Ametherm inrush current limiters are used in many applications today that require suppression of surge current when power is first applied to the system. One of the popular applications of Ametherm inrush current limiters is in power factor correction circuits. This article provides a solution for finding the correct power factor correction (PFC) circuit for an inductive load. This solution is suitable for applications such as ballasts, LED drivers, and HVAC.
The power factor (PF) describes the characteristics of AC circuits in fluorescent lamps, appliances, transformers, relays, and motors. It is a ratio between the power that does the actual work and the power that is delivered to the equipment. It is a dimensionless entity with a value varying, theoretically, between 0 and 1. A practical value of the PF, in the real world, varies between 0.65 and 1. When its value is less than 1, additional power is required to operate electrical components such as transformers, induction motors, or high-intensity discharge lighting.
Mathematically speaking, PF or Cos (α) = true power in W/apparent power – rms voltage x rms current (as measured), or XR/Z where the angle α denotes the phase angle between the voltage and the current waveform.
Apparent power (in volt-ampere(VA)) denotes a quantity where voltage is multiplied by current. Real power, however, is measured with the help of a watt meter.
As shown in Figure 1 below, Z is the vector addition of XR (reactive power or real power) and XL (inductive power or apparent power).
Figure 2 shows how larger inductive loads (requiring large reactive power) result in a larger angle α (measured between XR and Z). This implies that large inductive loads result in a smaller quantitative PF value.
Most equipment built today carries an inductive load, as opposed to a resistive load. When that occurs, the voltage and current become out of phase due to the resistance. The product of the voltage and current is called the apparent power. This is commonly referred to in VA instead of watts since watts are reserved for real power.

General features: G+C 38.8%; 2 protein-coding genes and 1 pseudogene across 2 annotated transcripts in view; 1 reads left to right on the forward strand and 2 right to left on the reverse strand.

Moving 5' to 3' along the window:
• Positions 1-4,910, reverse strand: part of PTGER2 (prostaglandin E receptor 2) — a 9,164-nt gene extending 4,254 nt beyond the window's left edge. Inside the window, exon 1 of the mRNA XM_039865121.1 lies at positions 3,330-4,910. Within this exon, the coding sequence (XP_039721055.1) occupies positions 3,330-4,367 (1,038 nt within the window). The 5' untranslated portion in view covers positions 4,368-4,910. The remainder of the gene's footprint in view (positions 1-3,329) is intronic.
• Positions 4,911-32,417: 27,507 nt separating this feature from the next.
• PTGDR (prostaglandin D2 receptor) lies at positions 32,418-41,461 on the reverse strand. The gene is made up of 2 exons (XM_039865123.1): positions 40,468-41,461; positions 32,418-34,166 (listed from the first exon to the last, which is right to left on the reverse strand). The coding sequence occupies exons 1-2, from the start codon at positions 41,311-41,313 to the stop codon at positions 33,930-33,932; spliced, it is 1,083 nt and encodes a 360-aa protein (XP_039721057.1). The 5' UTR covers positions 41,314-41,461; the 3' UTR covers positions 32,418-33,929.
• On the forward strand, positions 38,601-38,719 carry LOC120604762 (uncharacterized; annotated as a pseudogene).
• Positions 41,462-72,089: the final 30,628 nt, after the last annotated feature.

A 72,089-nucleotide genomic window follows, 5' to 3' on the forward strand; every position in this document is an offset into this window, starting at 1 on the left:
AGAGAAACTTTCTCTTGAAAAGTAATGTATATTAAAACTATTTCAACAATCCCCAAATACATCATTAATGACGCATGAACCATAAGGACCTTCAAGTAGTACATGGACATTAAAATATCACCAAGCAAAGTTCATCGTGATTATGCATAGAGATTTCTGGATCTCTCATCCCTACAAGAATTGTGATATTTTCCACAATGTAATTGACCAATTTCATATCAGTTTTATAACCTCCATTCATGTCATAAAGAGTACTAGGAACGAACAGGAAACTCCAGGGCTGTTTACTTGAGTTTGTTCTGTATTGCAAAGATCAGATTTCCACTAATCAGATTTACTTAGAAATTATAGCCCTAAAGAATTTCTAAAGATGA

Real power can be considered as resistive power, which is dissipated as heat. A reactance from the inductive load does not dissipate power, but stores energy in the electric or magnetic field.
Alternatively, the PF is the ratio of real power to apparent power.
Theory of Mitigating an Inductive Load With a Capacitor
When both inductance and capacitance are present in an electrical circuit, XL and XC are added or subtracted algebraically, because they are out of phase by 180º. The vector triangle or phasor triangle is as shown below:
The following circuit exhibits the typical behaviour of an inductive circuit where the inductive component of the current lags the voltage in the main line.
The first step is to determine the PF for the above circuit, which is calculated using the phasor diagram, as shown in Figure 5.
A power factor correction (PFC) circuit is able to correct this poor PF.
In order to correct this condition, a parallel capacitor is added across the inductive load. This is shown in Figure 6, with the resultant phasor diagram shown in Figure 7. The capacitive current attempts to lead the voltage by 90º and cancels the lagging inductive current, which is about 43.30º.
Next, turning on the capacitor will act like a short and induce a huge inrush current. The best way to limit the inrush current is to introduce an NTC thermistor, as shown in Figure 8. Note that this NTC thermistor must handle 2.02 A of steady state current.
Let’s consider a target (design) PF value for the PFC circuit of 0.8
The energy needed to block the inrush current without self-destruction is E= ½ C V2
= ½ (2.77 x 1.414V)2 (165 / 1,000,000) = 12.70 J.
Selection of Thermistor
Ametherm offers a number of thermistors. In order to handle this inrush current, the best selection is:
Thermistor type: SL10 10003 (See Appendix A)
UL File: E209153
CSA File: CA110863
Rated for 277 VAC & 3.0 A